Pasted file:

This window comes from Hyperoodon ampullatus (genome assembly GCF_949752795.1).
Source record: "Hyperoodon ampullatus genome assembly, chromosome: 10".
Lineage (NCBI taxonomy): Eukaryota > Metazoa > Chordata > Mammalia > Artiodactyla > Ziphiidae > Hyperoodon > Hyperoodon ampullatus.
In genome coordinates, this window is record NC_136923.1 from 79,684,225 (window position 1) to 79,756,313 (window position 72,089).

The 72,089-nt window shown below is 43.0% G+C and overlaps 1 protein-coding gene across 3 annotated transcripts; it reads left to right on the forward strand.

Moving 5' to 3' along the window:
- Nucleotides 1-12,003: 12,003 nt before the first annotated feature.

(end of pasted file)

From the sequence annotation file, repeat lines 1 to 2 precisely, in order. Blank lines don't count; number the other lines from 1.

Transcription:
This window comes from Hyperoodon ampullatus (genome assembly GCF_949752795.1).
Source record: "Hyperoodon ampullatus genome assembly, chromosome: 10".